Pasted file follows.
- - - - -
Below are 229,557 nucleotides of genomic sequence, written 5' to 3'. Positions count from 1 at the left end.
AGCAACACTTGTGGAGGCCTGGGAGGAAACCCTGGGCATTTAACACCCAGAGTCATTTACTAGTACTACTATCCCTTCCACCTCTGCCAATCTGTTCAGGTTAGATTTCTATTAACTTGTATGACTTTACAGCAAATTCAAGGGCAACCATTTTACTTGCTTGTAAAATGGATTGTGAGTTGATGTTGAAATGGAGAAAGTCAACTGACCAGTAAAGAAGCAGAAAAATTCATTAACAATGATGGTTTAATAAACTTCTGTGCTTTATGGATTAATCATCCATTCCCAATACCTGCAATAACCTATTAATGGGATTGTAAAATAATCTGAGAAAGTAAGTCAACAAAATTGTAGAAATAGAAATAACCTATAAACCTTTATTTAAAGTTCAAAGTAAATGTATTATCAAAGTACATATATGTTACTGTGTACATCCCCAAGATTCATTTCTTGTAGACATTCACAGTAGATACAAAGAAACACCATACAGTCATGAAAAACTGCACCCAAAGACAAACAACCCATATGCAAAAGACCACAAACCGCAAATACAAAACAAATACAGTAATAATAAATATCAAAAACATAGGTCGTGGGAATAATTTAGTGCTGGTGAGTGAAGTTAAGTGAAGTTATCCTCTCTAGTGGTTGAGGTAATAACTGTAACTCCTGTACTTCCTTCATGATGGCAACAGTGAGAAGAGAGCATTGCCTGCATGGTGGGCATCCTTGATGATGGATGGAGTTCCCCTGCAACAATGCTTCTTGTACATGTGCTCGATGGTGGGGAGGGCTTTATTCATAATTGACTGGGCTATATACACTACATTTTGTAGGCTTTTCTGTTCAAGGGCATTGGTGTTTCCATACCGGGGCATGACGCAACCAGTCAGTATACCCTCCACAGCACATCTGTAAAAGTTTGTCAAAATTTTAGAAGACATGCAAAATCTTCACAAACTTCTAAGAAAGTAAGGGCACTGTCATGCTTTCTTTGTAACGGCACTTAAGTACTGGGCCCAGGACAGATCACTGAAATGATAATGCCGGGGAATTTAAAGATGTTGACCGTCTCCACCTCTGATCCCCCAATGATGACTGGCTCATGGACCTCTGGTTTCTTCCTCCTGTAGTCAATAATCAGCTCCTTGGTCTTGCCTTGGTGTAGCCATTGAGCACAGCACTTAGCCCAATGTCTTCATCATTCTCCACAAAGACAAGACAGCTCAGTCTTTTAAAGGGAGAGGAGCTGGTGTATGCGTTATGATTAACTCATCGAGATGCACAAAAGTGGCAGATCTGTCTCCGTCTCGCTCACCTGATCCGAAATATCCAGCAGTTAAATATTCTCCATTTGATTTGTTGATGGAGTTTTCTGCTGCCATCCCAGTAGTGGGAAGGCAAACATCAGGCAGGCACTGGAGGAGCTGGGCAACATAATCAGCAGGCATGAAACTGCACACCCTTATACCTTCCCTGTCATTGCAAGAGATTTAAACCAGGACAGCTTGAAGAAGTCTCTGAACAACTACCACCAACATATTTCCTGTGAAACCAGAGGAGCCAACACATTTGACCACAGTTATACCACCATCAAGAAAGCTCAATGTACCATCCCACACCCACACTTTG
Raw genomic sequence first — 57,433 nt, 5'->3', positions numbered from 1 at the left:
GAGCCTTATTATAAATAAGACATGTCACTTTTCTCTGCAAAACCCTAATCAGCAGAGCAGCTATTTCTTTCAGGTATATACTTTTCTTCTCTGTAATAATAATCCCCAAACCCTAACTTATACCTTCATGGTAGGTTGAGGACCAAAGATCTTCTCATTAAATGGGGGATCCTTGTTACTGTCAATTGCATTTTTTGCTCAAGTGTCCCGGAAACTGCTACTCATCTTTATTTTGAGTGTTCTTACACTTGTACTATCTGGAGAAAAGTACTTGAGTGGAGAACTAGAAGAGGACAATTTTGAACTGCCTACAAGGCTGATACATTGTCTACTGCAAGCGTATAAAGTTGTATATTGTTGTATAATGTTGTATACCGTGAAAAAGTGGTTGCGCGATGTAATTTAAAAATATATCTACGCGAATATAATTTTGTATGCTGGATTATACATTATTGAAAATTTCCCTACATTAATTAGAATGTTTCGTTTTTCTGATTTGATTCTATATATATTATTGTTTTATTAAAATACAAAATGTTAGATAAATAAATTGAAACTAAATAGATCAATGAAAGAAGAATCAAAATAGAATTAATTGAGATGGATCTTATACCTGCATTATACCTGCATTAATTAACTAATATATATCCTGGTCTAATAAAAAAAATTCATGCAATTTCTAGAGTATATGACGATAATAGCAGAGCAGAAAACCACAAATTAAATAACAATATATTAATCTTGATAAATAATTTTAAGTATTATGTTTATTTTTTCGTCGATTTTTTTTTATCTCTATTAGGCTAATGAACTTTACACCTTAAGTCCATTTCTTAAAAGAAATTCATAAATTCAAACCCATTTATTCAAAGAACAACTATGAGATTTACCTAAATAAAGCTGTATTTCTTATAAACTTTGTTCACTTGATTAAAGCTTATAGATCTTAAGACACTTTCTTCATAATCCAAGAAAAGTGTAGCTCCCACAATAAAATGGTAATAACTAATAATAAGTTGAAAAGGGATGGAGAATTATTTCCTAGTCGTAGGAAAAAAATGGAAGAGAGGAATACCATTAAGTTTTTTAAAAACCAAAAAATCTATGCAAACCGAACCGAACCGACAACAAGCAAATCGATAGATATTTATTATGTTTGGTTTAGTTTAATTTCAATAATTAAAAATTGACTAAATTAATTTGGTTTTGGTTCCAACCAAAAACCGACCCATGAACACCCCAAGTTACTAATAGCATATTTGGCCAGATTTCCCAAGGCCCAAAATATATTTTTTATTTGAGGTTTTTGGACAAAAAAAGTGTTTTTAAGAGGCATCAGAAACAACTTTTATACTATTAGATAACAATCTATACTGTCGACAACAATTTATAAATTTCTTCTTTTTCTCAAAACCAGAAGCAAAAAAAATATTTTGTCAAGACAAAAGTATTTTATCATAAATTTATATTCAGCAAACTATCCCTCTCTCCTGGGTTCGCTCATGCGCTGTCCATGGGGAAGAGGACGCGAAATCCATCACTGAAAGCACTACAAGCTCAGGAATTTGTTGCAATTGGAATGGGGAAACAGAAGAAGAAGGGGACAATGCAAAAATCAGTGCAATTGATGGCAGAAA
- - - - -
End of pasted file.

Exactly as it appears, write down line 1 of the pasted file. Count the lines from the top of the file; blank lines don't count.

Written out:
Below are 229,557 nucleotides of genomic sequence, written 5' to 3'. Positions count from 1 at the left end.